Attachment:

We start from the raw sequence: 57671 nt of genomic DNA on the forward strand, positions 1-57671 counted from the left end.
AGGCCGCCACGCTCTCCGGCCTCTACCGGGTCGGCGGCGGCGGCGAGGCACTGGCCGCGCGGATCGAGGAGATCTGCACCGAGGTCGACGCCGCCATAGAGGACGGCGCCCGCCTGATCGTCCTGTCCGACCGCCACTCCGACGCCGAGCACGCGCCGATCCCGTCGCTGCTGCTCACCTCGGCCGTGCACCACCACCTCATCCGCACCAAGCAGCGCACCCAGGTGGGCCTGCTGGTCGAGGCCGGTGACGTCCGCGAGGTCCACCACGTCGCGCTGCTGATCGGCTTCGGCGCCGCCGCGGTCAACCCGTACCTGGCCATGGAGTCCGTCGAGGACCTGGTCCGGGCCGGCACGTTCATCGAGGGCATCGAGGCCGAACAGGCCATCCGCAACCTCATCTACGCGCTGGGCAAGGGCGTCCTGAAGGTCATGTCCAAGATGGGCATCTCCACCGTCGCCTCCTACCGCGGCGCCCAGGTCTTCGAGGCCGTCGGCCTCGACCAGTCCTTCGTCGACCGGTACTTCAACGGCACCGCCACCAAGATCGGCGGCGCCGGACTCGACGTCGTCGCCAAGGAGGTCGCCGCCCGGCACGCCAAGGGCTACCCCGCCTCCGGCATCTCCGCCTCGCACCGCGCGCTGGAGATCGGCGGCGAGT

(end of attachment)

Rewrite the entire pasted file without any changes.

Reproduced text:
We start from the raw sequence: 57671 nt of genomic DNA on the forward strand, positions 1-57671 counted from the left end.
AGGCCGCCACGCTCTCCGGCCTCTACCGGGTCGGCGGCGGCGGCGAGGCACTGGCCGCGCGGATCGAGGAGATCTGCACCGAGGTCGACGCCGCCATAGAGGACGGCGCCCGCCTGATCGTCCTGTCCGACCGCCACTCCGACGCCGAGCACGCGCCGATCCCGTCGCTGCTGCTCACCTCGGCCGTGCACCACCACCTCATCCGCACCAAGCAGCGCACCCAGGTGGGCCTGCTGGTCGAGGCCGGTGACGTCCGCGAGGTCCACCACGTCGCGCTGCTGATCGGCTTCGGCGCCGCCGCGGTCAACCCGTACCTGGCCATGGAGTCCGTCGAGGACCTGGTCCGGGCCGGCACGTTCATCGAGGGCATCGAGGCCGAACAGGCCATCCGCAACCTCATCTACGCGCTGGGCAAGGGCGTCCTGAAGGTCATGTCCAAGATGGGCATCTCCACCGTCGCCTCCTACCGCGGCGCCCAGGTCTTCGAGGCCGTCGGCCTCGACCAGTCCTTCGTCGACCGGTACTTCAACGGCACCGCCACCAAGATCGGCGGCGCCGGACTCGACGTCGTCGCCAAGGAGGTCGCCGCCCGGCACGCCAAGGGCTACCCCGCCTCCGGCATCTCCGCCTCGCACCGCGCGCTGGAGATCGGCGGCGAGT